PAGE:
NAWILIWILI — A Matson Navigation tugboat towing two barges may have inadvertently affected the outcome of a fast Aston Hotels & Resorts’ Na Holo Kai sailing canoe race Saturday afternoon when it inadvertently cut off Kaua‘i’s Kamakakoa outrigger sailing canoe at the entrance to Nawiliwili Harbor.
The Kamakakoa, captained and steered across the Kaua‘i Channel by Marvin Otsuji of Sea Sports Divers in Po‘ipu, was in the lead on the south approach to the bay entrance hounded by O‘ahu’s La‘amaomao captained by Trevor Cabell when the tugboat and barge, following the line of La‘amaomao, swung across for its approach to Nawiliwili Harbor.
“They cut us off!” Otsuji said after beaching his crew in second place. “We had the lead, and they cut us off. We had to stop paddling. Hold water.”
That move gave the edge to Cabell’s crew who celebrated their finish at 2:35 p.m., a record-setting finish for the race that started at Haleiwa Harbor on the North Shore of O‘ahu at 7:30 a.m.
“Seven hours in this race? That’s fast!” An exhausted paddler from Kamakakoa said while catching his breath following the exciting, but disappointing finish.
“We’re talking to the rules people about this,” Otsuji said to his disappointed crew members. “We’ll let them rule on this one.”
Otsuji’s crew slipped onto Kalapaki Beach at 2:37, a scant two minutes behind the leader.
The crossing set a record for the race’s Hale‘iwa-Nawiliwili run due to steady tradewinds blowing in the channel. The race has been run for 17 years, with the first one held in 1987 as part of the Year of the Hawaiian festivities. Kaua‘i waterman and native Dr. Carlos Andrade came up with the concept for the first race.
Otsuji later said his canoe led across the channel, after meeting up with Cabell’s canoe about mid-way across the channel. He said his team had about a quarter-mile lead coming into Kaua‘i.
Otsuji said he opted out for safety in stopping his canoe, rather than try to steer in between the barges or head off the tug.
“Everyone was tired, we could have got hurt,” he said of the halt just several hundred yards from the finish line.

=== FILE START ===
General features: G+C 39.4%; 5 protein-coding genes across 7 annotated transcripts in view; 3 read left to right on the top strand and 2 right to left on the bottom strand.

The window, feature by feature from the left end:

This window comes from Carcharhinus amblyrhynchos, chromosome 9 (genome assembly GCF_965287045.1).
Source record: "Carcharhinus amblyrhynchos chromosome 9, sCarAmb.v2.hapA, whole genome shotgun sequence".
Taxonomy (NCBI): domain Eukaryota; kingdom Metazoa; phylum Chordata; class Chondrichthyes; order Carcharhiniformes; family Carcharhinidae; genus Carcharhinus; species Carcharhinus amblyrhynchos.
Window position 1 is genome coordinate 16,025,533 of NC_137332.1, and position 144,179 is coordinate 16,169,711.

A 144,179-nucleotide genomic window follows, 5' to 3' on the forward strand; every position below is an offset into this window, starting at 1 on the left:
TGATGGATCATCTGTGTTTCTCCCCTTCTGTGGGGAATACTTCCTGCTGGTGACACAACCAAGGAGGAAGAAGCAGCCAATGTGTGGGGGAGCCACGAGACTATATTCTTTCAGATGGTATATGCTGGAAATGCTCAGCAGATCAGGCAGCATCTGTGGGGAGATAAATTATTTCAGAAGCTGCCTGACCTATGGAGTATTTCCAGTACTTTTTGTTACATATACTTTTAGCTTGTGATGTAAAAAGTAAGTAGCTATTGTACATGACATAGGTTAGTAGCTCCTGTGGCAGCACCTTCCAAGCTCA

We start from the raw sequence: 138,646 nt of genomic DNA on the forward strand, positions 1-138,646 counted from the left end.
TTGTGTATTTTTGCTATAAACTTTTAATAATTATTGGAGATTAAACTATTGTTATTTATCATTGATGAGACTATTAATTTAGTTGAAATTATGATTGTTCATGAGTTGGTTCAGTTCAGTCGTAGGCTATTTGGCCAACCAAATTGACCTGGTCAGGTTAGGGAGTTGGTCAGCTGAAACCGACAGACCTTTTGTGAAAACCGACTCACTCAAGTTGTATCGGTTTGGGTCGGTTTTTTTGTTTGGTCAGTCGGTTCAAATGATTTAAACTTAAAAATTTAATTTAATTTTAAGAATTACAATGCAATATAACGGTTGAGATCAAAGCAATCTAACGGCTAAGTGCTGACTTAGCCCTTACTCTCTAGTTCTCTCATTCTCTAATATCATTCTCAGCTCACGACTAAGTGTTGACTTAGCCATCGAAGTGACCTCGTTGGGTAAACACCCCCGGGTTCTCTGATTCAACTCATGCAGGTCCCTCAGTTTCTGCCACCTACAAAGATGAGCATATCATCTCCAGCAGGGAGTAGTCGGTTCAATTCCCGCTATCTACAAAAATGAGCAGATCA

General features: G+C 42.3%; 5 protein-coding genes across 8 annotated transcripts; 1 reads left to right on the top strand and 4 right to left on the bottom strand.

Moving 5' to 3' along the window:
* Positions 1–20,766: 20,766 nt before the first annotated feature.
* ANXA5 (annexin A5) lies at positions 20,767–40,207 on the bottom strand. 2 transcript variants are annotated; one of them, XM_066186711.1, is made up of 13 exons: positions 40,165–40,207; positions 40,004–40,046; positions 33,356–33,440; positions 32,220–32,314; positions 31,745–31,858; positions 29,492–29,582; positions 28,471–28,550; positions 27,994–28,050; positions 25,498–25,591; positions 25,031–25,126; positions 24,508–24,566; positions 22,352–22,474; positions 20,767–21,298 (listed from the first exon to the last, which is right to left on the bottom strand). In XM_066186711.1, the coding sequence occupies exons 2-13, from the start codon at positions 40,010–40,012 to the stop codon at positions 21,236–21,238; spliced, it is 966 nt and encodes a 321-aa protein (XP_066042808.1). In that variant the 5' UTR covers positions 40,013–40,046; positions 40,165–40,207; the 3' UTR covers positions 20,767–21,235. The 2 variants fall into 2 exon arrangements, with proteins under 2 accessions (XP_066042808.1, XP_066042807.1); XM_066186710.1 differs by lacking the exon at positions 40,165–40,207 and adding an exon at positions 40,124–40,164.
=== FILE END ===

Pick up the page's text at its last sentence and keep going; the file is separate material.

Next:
Amy Young of the Big Island, paddling for Otsuji, said this was her third Na Holo Kai race, but “it was fun today!”
“It was never hot. We had enough wind to move the canoe, and it was cool enough to keep the crew from fatiguing from the heat.”
Otsuji made excellent course decisions, Young said. Decisions that gave them the lead as well as covered any challenges, until the barge crossed their path with the finish line in sight.
A Kaua‘i team aboard the Kilo Opua, using a canoe from O‘ahu, finished in third place, slipping up the beach at 2:45, with the Ka‘akaua Nalu skippered by Kaua‘i’s Mark “Sharky” Aguilar nailing down the fourth place with a 2:54 p.m. arrival, one exhausted paddler noting, “I have never been so tired in my life!”
Upon beaching their craft, Aguilar, the steersman for Ka‘akaua extracted a beheaded paddle saying, “This is the third one that broke.”
Aguilar said they were near Otsuji when a helicopter flew by for footage after two canoes pulled out of the race off O‘ahu.
About 10 miles beyond Ka‘ena Point, the northwest corner of O‘ahu, a canoe with all men aboard, including Kendall Struxness of Princeville, swamped and left the race. An all-women’s team suffered damage to their rigging serious enough to scratch them from the race.
Right after that, Aguilar said “The paddle just exploded.”
“We weren’t in the race anymore. It was just a matter of finishing.”
Tui Tonga out of O‘ahu finished fifth, and Waipualeilei out of Maui finished sixth.
The race is part of the Hawaiian Sailing Canoe Association’s annual race series. With his second place finish, Otsuji’s team has a lead in the series following an earlier first place win.